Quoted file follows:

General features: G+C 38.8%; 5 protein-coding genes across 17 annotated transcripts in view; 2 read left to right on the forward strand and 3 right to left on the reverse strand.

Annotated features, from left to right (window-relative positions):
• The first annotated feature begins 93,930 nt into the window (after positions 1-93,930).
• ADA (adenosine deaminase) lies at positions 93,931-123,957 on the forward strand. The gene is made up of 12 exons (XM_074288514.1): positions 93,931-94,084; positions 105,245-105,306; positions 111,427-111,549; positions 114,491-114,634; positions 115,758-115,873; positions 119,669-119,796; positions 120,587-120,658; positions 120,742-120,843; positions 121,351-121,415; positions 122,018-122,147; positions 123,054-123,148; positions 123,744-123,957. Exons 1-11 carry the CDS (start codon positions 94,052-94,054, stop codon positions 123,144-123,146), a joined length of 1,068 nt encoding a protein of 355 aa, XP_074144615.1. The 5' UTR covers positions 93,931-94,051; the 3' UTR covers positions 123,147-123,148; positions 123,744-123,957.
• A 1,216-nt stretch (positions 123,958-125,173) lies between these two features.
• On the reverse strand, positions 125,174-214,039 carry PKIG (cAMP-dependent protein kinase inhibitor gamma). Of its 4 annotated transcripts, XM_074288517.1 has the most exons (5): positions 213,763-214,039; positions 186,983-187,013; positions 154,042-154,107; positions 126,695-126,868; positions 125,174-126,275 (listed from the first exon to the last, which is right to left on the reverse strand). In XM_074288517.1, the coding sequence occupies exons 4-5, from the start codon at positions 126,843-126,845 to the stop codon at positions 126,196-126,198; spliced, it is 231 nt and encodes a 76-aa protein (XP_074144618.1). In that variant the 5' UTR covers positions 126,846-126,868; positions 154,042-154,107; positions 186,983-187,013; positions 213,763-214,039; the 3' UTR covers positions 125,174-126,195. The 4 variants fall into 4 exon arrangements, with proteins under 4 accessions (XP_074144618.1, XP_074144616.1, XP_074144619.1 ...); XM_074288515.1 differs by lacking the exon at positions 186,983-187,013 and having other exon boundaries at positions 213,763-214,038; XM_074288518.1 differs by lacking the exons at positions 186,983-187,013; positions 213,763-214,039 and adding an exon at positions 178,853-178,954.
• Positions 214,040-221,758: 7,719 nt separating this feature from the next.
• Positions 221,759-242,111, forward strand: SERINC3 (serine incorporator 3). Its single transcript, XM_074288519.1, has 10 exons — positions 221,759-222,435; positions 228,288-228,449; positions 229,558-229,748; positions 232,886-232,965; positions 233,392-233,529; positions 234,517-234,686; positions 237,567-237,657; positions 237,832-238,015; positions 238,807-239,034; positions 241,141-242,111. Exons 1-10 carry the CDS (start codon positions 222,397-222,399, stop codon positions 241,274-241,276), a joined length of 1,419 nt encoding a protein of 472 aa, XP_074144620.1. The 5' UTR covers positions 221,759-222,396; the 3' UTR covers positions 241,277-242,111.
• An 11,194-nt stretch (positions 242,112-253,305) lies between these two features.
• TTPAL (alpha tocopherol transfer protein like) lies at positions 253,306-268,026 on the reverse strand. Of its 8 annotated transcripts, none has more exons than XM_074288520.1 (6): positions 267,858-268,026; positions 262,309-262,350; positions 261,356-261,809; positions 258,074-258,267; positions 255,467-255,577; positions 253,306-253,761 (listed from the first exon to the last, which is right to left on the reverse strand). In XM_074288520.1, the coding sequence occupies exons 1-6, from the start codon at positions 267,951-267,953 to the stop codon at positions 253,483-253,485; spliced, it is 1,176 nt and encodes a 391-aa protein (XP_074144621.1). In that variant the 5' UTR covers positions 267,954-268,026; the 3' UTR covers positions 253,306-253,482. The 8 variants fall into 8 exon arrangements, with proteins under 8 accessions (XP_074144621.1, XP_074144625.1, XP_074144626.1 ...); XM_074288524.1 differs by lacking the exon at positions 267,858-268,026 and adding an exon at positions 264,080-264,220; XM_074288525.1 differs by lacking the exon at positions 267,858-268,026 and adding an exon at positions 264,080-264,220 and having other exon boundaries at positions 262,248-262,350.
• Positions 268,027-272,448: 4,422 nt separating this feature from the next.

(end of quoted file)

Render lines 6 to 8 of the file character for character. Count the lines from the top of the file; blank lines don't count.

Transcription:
• On the reverse strand, positions 125,174-214,039 carry PKIG (cAMP-dependent protein kinase inhibitor gamma). Of its 4 annotated transcripts, XM_074288517.1 has the most exons (5): positions 213,763-214,039; positions 186,983-187,013; positions 154,042-154,107; positions 126,695-126,868; positions 125,174-126,275 (listed from the first exon to the last, which is right to left on the reverse strand). In XM_074288517.1, the coding sequence occupies exons 4-5, from the start codon at positions 126,843-126,845 to the stop codon at positions 126,196-126,198; spliced, it is 231 nt and encodes a 76-aa protein (XP_074144618.1). In that variant the 5' UTR covers positions 126,846-126,868; positions 154,042-154,107; positions 186,983-187,013; positions 213,763-214,039; the 3' UTR covers positions 125,174-126,195. The 4 variants fall into 4 exon arrangements, with proteins under 4 accessions (XP_074144618.1, XP_074144616.1, XP_074144619.1 ...); XM_074288515.1 differs by lacking the exon at positions 186,983-187,013 and having other exon boundaries at positions 213,763-214,038; XM_074288518.1 differs by lacking the exons at positions 186,983-187,013; positions 213,763-214,039 and adding an exon at positions 178,853-178,954.
• Positions 214,040-221,758: 7,719 nt separating this feature from the next.
• Positions 221,759-242,111, forward strand: SERINC3 (serine incorporator 3). Its single transcript, XM_074288519.1, has 10 exons — positions 221,759-222,435; positions 228,288-228,449; positions 229,558-229,748; positions 232,886-232,965; positions 233,392-233,529; positions 234,517-234,686; positions 237,567-237,657; positions 237,832-238,015; positions 238,807-239,034; positions 241,141-242,111. Exons 1-10 carry the CDS (start codon positions 222,397-222,399, stop codon positions 241,274-241,276), a joined length of 1,419 nt encoding a protein of 472 aa, XP_074144620.1. The 5' UTR covers positions 221,759-222,396; the 3' UTR covers positions 241,277-242,111.